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In-depth Feature:  Roland XV-5080
Roland XV-5080 Synthesis/Sample-playback module:
A worthy successor to the JV/XP synths?
David Hutchison writes: .

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The XV-5080 is the big brother to the XV-3080 synthesizer module ($1,795) and the XV-88 synthesizer keyboard ($2,995). All three synths boast a healthy 64Mb of onboard wave memory and 128-voice polyphony. (Wave memory can be expanded by several hundred megabytes by adding Roland's highly-regarded SR-JV80 and SRX Wave Expansion boards.) To this spec, the XV-5080 adds a larger 320x60 pixel graphic display, Roland and Akai sample-playback (including up to 128Mb of RAM), 32-channel MIDI support, an enhanced effects architecture, eight analog outputs, and a full multichannel digital output interface.

The synthesis architecture of the XV series synths is fairly straightforward. The basic unit of sound is the raw sampled waveform of which the XV-5080 has 64Mb worth, expandable to 384Mb - and that excludes up to 128Mb of RAM-based sample waveforms too. Up to two (stereo) waveforms can be combined to create a tone. Each tone has access to various synthesis parameters (LFOs, envelopes, filters, key range, pan position, and output level) and up to four tones can be grouped together to create a patch. (In addition to normal patches, rhythm sets can be created to create drum kits.) So nothing much different from the JV-1080-style patch construction so far. Performances comprise up to 32 patches and each patch can be made to respond to its own MIDI channel.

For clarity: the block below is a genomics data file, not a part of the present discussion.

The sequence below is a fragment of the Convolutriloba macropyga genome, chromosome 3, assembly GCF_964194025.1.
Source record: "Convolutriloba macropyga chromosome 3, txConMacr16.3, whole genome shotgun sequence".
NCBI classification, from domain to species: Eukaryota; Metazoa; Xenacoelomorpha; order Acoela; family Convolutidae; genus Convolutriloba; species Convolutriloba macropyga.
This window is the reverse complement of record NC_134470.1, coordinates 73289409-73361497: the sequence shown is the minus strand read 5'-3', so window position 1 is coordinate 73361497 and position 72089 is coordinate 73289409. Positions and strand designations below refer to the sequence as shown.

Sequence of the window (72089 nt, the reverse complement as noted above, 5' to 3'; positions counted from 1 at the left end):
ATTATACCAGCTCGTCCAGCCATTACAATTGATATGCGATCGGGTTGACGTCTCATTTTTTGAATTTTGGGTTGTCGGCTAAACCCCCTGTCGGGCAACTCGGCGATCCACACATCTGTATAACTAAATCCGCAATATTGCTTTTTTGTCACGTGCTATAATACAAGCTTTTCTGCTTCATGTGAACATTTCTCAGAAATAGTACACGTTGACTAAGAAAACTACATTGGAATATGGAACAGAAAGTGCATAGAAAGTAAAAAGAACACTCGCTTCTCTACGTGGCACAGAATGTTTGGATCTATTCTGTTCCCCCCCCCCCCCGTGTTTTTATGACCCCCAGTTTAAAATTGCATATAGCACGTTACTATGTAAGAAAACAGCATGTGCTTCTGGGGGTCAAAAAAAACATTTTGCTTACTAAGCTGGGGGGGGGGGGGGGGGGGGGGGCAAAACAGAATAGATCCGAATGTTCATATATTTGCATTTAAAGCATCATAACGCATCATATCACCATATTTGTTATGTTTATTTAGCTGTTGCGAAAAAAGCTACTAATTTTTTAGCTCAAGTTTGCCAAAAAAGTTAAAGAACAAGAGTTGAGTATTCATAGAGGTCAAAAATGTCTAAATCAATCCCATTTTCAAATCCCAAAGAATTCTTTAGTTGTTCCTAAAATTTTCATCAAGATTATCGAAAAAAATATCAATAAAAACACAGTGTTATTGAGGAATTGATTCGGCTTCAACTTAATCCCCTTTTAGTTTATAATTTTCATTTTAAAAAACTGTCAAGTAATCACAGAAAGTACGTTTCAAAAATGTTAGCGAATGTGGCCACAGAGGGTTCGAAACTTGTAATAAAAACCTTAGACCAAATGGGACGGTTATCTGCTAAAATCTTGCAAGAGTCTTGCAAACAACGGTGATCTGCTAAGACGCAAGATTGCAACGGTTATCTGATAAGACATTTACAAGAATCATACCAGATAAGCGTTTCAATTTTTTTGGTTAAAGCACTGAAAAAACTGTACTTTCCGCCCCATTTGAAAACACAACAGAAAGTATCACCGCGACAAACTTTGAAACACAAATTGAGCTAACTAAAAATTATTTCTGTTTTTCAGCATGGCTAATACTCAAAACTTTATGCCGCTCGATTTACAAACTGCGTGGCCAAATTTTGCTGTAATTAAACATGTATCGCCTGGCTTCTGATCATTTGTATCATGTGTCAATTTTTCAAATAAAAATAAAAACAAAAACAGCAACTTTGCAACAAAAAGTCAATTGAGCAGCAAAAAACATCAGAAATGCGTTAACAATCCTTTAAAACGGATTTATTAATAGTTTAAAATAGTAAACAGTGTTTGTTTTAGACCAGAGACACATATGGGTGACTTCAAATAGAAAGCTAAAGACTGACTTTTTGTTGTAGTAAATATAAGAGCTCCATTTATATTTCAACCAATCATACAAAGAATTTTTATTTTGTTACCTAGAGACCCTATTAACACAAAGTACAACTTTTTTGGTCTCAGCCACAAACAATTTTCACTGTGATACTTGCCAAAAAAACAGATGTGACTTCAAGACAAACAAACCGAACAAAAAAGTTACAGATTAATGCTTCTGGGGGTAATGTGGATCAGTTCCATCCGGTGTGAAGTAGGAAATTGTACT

In performance mode, patches can be variously layered, split, and assigned individual pan, routing, and level values. (In contrast to the tone linking function of patch mode, each channel's parameters must be edited individually in performance mode.)

For real-time performance control, the XV-5080 features a system called 'Matrix Control' which enables up to four MIDI controllers to be assigned to various destinations in a patch (pitch, output level, effects send, LFO, filter cutoff, resonance, and the attack, decay, and release values of the EGs). Unfortunately, the XV-5080 front-end does not include any real-time controller knobs or sliders to support this functionality. Ideally, you'd pair it up with, say, the XV-88 keyboard which does feature four control sliders plus an onboard ribbon controller.

Currently, there is no Mac or PC patch librarian/editing support for the XV-5080. Emagic SoundDiver support is expected soon. Other manufacturers will also support the XV-5080. In the meantime, the XV-5080 user interface is a pleasure to use. Unlike the tiny XV-3080 and XV-88 character displays, the 5080's large graphic display is easy to navigate. Nice touches include the modest use of graphics (for example, to represent signal processing), soft keys, a well-organized menu system, integrated undo, and incremental/decremental buttons that repeat their actions when held down. The 300+ page Owner's Manual is well-written and organized. I would have preferred to see a more extensive index, however.

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